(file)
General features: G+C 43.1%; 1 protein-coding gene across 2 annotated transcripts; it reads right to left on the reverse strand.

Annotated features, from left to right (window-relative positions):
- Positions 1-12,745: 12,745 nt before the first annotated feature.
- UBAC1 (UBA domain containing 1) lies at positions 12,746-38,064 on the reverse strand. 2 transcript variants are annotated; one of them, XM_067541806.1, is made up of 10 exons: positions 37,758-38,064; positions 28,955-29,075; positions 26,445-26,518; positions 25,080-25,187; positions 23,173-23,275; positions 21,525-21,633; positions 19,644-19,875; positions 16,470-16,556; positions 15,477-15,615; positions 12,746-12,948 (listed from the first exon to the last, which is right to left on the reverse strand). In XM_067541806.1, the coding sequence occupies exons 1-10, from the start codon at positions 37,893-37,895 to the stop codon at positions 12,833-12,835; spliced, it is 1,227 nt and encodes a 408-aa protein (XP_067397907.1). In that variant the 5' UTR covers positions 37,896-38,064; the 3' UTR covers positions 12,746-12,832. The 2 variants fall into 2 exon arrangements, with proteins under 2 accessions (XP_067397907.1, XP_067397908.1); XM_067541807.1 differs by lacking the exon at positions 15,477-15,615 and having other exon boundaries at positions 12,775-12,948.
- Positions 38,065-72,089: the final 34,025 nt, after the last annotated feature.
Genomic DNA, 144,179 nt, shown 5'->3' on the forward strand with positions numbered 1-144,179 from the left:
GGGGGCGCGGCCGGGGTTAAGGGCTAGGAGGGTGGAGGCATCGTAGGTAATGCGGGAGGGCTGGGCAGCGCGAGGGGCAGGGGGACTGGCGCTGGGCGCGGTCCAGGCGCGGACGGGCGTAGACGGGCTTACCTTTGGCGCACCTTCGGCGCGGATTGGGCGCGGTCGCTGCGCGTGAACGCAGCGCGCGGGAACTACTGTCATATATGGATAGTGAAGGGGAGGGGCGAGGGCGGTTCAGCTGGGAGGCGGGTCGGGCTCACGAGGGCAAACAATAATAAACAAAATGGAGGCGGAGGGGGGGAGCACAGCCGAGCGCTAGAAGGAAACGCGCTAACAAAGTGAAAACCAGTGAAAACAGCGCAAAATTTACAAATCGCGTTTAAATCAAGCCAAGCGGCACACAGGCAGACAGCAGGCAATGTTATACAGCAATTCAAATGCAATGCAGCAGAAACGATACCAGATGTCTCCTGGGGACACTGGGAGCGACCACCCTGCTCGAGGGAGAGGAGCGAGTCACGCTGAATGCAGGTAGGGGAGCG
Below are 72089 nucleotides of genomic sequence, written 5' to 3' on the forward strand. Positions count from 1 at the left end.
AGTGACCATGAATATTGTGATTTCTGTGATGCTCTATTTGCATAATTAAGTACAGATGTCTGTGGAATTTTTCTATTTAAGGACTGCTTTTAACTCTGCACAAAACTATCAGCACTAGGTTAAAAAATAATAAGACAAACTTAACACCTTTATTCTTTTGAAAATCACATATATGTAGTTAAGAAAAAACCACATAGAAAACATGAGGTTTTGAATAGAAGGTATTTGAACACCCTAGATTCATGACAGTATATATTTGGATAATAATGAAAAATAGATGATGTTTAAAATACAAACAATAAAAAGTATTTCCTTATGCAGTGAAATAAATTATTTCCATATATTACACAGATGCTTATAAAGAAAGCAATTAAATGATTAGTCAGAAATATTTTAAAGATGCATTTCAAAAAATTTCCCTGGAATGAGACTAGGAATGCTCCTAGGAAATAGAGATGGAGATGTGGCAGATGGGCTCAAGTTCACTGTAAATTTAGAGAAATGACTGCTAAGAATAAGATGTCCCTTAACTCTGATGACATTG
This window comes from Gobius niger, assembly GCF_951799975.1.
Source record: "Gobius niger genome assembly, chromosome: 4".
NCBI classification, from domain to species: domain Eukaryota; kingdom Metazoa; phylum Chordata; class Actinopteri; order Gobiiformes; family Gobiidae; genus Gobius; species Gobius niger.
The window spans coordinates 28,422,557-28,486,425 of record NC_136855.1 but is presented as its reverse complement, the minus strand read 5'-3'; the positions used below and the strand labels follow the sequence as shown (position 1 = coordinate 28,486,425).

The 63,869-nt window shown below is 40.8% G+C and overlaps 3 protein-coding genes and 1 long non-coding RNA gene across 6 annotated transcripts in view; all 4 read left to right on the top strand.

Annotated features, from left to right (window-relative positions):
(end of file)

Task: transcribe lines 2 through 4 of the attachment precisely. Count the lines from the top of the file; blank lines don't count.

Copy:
Annotated features, from left to right (window-relative positions):
- Positions 1-12,745: 12,745 nt before the first annotated feature.
- UBAC1 (UBA domain containing 1) lies at positions 12,746-38,064 on the reverse strand. 2 transcript variants are annotated; one of them, XM_067541806.1, is made up of 10 exons: positions 37,758-38,064; positions 28,955-29,075; positions 26,445-26,518; positions 25,080-25,187; positions 23,173-23,275; positions 21,525-21,633; positions 19,644-19,875; positions 16,470-16,556; positions 15,477-15,615; positions 12,746-12,948 (listed from the first exon to the last, which is right to left on the reverse strand). In XM_067541806.1, the coding sequence occupies exons 1-10, from the start codon at positions 37,893-37,895 to the stop codon at positions 12,833-12,835; spliced, it is 1,227 nt and encodes a 408-aa protein (XP_067397907.1). In that variant the 5' UTR covers positions 37,896-38,064; the 3' UTR covers positions 12,746-12,832. The 2 variants fall into 2 exon arrangements, with proteins under 2 accessions (XP_067397907.1, XP_067397908.1); XM_067541807.1 differs by lacking the exon at positions 15,477-15,615 and having other exon boundaries at positions 12,775-12,948.